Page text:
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Usually reserved for the off season, an idiotic three week involuntary layoff from IndyCar action qualifies. See what we mean about this silly schedule? Purposely not on a break, here’s our latest version of IndyCar News Week in Review.

Flipping Nasty: Hoosier USAC iron man Bryan Clauson was critically injured during a midget race in Belleville, Kansas Saturday night. While leading the twenty seven year old was forced into the wall by a lapped car sending him cart-wheeling down the track. Before even coming to a stop, the three time Indy 500 starter was violently struck in the cockpit by a trailing car. It took them nearly a half hour to remove the cage and extract Clauson from the mangled wreck. He was airlifted to a Lincoln, Nebraska hospital.

Little has been reported on the extent of his injuries, though according to Robin Miller he’s in stable condition and breathing on his own. It appears an unwanted racing hiatus is in Bryan’s future and we wish him a full recovery. His Dale Coyne Racing teammate Pippa Mann, fellow Indy 500 competitor Graham Rahal and many others have expressed their thoughts and wishes. Forebodingly, Mann joined journalist Jenna Fryer in urging against speculation “until his family has something official to say.”

Ironically, Clauson’s last Tweet was sent out Saturday following a previous wreck. “Thanks to and for keeping me safe!”

Bryan’s family issued a statement on Facebook at just after 2:30 pm central time. They confirmed he remains in critical condition and asked for fans “to respect our privacy as we focus on Bryan.”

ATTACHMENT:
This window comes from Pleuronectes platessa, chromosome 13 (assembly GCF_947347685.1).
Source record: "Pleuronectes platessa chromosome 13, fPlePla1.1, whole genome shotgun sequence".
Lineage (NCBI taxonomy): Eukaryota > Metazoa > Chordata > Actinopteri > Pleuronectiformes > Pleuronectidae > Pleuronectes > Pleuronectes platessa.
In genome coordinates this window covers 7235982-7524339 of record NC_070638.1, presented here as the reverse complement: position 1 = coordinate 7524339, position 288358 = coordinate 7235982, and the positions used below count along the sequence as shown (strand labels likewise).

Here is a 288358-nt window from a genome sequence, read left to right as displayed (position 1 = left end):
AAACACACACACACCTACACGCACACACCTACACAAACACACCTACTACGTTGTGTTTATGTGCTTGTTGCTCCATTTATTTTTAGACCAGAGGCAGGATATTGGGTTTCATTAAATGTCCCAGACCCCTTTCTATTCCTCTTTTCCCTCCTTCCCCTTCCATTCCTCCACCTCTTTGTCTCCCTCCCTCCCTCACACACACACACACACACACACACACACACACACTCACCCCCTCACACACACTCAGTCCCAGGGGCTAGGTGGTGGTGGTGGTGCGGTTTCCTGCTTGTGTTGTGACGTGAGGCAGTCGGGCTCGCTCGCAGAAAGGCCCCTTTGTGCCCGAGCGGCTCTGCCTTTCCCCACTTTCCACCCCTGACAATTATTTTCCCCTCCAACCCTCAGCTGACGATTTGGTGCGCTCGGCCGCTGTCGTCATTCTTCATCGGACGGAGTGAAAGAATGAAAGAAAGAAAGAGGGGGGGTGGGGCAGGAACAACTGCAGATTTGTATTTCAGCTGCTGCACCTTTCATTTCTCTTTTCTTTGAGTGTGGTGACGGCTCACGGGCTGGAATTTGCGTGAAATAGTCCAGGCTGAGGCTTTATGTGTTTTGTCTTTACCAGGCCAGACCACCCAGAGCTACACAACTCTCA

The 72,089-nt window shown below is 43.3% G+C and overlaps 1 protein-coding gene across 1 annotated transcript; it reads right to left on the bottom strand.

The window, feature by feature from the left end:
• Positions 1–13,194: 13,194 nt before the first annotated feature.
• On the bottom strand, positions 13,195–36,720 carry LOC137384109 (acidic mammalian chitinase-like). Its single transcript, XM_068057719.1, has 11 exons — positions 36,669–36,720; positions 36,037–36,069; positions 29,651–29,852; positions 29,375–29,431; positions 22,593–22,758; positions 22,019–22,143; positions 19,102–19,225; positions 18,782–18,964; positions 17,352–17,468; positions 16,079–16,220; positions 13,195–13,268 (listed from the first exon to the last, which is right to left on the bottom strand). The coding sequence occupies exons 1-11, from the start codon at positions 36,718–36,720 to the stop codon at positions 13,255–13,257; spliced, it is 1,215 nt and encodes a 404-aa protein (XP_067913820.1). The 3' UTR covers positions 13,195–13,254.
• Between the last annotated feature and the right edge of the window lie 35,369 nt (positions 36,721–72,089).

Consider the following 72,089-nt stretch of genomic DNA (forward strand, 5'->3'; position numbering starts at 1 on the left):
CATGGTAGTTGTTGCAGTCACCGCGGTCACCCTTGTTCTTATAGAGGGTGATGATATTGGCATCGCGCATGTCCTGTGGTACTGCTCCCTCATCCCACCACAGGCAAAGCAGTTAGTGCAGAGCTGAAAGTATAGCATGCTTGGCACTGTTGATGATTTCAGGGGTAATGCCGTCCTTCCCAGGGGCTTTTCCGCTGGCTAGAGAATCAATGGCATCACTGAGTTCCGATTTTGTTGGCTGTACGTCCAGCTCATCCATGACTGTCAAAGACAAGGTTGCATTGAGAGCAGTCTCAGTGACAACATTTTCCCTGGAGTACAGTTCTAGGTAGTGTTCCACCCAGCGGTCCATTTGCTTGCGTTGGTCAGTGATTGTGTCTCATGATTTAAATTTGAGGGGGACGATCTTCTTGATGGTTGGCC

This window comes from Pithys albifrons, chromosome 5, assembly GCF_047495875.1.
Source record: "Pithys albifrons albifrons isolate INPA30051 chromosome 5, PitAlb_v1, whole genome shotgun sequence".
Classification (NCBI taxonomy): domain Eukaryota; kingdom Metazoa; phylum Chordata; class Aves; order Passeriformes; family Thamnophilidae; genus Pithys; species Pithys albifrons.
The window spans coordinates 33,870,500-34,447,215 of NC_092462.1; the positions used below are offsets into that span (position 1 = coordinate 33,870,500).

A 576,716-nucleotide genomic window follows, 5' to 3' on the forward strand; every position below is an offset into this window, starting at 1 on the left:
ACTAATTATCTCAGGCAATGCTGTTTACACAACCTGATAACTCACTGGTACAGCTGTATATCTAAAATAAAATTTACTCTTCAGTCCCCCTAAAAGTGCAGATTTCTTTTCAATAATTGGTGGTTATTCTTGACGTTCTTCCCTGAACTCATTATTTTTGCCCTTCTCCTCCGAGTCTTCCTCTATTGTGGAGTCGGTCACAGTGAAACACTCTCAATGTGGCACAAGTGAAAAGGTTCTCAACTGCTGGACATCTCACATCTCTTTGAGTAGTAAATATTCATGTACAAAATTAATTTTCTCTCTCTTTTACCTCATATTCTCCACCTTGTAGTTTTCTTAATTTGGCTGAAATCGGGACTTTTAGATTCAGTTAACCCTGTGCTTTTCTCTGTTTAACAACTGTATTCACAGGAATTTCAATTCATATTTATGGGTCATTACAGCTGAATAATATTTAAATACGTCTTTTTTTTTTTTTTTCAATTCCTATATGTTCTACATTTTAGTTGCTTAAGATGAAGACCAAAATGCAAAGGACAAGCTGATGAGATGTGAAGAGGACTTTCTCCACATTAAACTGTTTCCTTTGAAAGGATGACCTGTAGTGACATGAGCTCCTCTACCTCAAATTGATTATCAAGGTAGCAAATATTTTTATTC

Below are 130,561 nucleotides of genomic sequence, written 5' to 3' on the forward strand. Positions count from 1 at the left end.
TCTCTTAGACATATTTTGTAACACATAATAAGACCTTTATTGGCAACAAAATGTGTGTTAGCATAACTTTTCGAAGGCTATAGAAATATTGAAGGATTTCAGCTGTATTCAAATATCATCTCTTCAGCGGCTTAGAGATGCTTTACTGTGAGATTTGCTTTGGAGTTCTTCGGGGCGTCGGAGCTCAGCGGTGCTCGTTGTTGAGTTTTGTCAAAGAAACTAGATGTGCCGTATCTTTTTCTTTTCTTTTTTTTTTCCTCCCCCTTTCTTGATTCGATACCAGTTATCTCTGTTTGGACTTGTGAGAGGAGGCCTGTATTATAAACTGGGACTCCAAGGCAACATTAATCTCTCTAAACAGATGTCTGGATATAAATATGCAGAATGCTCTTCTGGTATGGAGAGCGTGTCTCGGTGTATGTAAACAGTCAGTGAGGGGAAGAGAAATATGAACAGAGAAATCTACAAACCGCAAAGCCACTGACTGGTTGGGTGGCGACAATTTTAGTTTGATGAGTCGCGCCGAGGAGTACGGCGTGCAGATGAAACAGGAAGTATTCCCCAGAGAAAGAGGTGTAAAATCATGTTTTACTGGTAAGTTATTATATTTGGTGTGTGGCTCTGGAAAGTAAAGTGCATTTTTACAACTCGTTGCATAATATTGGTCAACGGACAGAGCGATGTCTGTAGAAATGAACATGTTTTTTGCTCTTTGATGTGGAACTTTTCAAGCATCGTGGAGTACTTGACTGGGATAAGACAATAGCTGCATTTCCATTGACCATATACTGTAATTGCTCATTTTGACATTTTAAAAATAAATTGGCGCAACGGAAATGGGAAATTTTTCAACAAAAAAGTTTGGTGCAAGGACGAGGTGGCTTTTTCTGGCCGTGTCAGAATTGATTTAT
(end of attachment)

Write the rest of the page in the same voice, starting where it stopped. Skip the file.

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Continue reading

Iowa Race Review: Feel Good Edition

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A real feel good story emerged Sunday evening in Iowa, with Josef Newgarden winning his third IndyCar race and first since sustaining serious injuries at Texas in June. As usual, Iowa Speedway provided plenty of passing and thrilling oval track racing. In still more good news, the series announced its return for at least the next two years. The positive vibes were everywhere.

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Newgarden was feeling good in the car Sunday, despite his broken clavicle and hand still healing. He lapped and ran away from the field in the Fuzzy’s Vodka machine that was clearly the class of the field. Starting second, he took the lead from pole sitter Simon Pagenaud on the first lap and never let up. Mad Will Power battled his way up to second, while Scott Dixon equaled his best finish at Iowa in third. Racy Russian Mikhail Aleshin was top Honda in fifth for SPM.

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In a largely clean, green race there were three cautions, two for engines and one for a spin. Ryan Hunter-Reay did his best Simona de Silvestro impersonation Continue reading

Iowa Predictions And Prognostications: Predictable Edition